Health Advice



New state laws hamstring public health officials

Christine Vestal, on

Published in Health & Fitness

Gostin was instrumental in updating and bolstering state public health laws after the Sept. 11 terrorist attacks to address emerging public health threats, including bioterrorism, infectious diseases and civilian mass casualties.

“What state lawmakers are doing now,” he said, “is very unwise, because in the middle of a pandemic, public health officials need to act quickly, flexibly and decisively. As we have more variants, epidemiological conditions will change. But these laws are cast in stone so no matter what happens on the ground, public health officers will be prevented from doing their jobs.”

Republican state lawmakers argue that governors and other executive branch officials went too far with pandemic-related restrictions, and they want to alter public health laws to curb such moves in the future.

During the debate over the public health bill in Ohio, for example, Republican state Sen. Rob McColley told The Columbus Dispatch, "Essentially, we've granted the governor’s office and the [Ohio] Department of Health lawmaking authority that it simply does not have under our constitution. … The bill would simply put in place checks and balances that as we’ve seen over the past year are absolutely necessary.”

In May, the National Association of County and City Health Officials, which represents local health departments, collaborated with Minnesota-based legal research group the Network for Public Health Law to highlight what they called an attack on public health authority in statehouses across the country.

The report found that “dissatisfaction and anger at perceived overreaches by governors and public health officials in response to the COVID-19 pandemic has led to an onslaught of legislative proposals to eliminate or limit the emergency powers and public health authority used by these officials.”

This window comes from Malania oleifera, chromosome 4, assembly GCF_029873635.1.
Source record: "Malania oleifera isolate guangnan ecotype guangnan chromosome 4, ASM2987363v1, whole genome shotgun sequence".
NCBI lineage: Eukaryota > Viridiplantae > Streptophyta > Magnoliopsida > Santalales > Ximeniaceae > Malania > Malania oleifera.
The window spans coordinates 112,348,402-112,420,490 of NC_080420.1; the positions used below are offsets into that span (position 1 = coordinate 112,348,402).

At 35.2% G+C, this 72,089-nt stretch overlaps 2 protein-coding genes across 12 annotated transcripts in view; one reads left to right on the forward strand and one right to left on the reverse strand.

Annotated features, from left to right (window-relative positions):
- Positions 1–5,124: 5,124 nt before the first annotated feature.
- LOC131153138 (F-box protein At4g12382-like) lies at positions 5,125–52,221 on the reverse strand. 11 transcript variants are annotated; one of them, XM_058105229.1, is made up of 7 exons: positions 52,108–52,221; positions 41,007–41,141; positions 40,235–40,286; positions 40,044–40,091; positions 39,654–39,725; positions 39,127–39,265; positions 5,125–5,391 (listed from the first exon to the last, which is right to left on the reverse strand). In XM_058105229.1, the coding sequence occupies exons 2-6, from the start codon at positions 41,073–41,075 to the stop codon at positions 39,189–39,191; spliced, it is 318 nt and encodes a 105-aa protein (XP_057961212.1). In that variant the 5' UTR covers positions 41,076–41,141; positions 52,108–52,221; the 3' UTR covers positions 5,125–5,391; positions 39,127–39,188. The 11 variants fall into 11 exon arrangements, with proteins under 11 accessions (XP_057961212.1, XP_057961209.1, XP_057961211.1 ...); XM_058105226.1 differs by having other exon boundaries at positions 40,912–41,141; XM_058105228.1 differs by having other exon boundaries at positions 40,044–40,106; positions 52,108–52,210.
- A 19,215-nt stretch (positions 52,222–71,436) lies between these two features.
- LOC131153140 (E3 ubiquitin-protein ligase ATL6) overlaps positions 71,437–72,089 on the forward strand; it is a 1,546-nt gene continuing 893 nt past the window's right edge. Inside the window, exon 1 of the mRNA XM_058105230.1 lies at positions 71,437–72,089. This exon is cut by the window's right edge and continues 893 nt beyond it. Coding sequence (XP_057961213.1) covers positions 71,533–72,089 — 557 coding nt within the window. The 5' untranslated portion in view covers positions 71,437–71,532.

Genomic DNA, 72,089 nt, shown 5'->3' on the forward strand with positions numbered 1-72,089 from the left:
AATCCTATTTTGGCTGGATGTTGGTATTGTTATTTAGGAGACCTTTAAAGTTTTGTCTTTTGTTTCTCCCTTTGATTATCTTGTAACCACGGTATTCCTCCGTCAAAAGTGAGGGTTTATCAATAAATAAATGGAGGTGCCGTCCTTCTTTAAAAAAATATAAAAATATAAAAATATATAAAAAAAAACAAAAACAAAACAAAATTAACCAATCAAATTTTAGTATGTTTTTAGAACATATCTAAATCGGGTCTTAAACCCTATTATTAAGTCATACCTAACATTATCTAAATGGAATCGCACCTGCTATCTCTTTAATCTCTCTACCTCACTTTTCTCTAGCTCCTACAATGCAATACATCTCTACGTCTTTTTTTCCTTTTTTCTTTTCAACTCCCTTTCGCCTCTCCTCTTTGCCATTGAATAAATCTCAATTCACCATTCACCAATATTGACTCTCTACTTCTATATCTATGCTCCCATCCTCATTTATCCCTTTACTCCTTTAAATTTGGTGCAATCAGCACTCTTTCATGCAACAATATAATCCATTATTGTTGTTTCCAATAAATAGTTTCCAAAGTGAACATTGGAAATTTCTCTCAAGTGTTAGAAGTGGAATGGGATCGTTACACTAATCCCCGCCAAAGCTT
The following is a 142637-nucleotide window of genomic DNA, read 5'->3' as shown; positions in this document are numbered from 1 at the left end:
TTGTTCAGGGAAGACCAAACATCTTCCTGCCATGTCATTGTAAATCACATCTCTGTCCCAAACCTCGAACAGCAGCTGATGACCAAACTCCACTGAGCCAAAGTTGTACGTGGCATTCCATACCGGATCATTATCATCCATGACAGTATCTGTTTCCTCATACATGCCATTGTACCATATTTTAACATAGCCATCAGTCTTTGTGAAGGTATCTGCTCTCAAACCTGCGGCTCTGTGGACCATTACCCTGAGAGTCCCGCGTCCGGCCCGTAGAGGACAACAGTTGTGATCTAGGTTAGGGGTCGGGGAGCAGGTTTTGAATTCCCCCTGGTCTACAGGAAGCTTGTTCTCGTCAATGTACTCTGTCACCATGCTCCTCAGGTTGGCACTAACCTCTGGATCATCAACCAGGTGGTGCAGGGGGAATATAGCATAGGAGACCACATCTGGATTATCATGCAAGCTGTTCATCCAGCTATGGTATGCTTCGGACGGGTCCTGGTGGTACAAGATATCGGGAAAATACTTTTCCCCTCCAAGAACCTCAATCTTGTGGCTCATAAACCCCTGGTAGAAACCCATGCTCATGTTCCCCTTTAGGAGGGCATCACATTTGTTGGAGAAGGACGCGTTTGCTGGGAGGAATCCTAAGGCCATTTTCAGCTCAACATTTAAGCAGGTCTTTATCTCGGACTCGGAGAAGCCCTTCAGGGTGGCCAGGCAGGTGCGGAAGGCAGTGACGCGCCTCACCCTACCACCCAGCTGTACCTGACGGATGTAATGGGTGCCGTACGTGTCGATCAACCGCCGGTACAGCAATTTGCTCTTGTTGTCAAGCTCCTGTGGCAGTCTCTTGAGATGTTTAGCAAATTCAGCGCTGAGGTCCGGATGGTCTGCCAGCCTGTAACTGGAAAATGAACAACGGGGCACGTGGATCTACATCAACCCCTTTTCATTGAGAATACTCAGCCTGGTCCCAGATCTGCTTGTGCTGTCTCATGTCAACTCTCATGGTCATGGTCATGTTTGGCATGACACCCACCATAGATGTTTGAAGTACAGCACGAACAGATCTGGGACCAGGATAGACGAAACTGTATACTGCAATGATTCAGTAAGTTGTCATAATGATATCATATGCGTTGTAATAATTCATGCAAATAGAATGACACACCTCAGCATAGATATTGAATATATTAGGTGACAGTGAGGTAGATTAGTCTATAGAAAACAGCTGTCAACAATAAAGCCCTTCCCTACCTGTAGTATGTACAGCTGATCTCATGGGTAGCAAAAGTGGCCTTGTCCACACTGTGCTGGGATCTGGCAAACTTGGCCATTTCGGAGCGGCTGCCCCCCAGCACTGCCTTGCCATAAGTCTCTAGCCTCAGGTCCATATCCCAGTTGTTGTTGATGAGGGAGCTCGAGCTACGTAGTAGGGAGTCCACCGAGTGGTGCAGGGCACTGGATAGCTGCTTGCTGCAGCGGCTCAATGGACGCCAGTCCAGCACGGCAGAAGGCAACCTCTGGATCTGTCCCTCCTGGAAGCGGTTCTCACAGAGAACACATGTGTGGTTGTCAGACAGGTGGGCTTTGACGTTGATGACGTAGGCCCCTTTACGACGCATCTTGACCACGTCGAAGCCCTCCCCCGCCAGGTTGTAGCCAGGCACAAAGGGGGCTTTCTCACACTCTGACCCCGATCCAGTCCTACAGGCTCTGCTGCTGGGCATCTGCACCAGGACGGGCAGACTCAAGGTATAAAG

Separately, the Association of State and Territorial Health Officials, which represents state agencies, published a comprehensive report on bills and newly enacted laws, saying they threaten to undermine state public health systems.

“We’ve seen these types of bills in the past,” said Adriane Casalotti, chief of public and government affairs at the National Association of County and City Health Officials. “The problem is that now they’re gaining traction.

“Even the bills that ultimately fail are putting questions into people’s minds,” Casalotti said. “If they’re hearing their elected officials claim that public health rules are government overreach, that they aren’t necessary, people will start thinking they have permission not to follow them. With vaccinations stalling out, we need people to be following public health rules.”

Last week, California and New York City announced they are requiring all government employees to get vaccinated or submit to regular COVID-19 testing. Hospitals and other employers nationwide are beginning to require workers to get COVID-19 vaccinations, and schools are considering mask mandates for the fall, particularly for kids under 12 who aren’t eligible for vaccinations.


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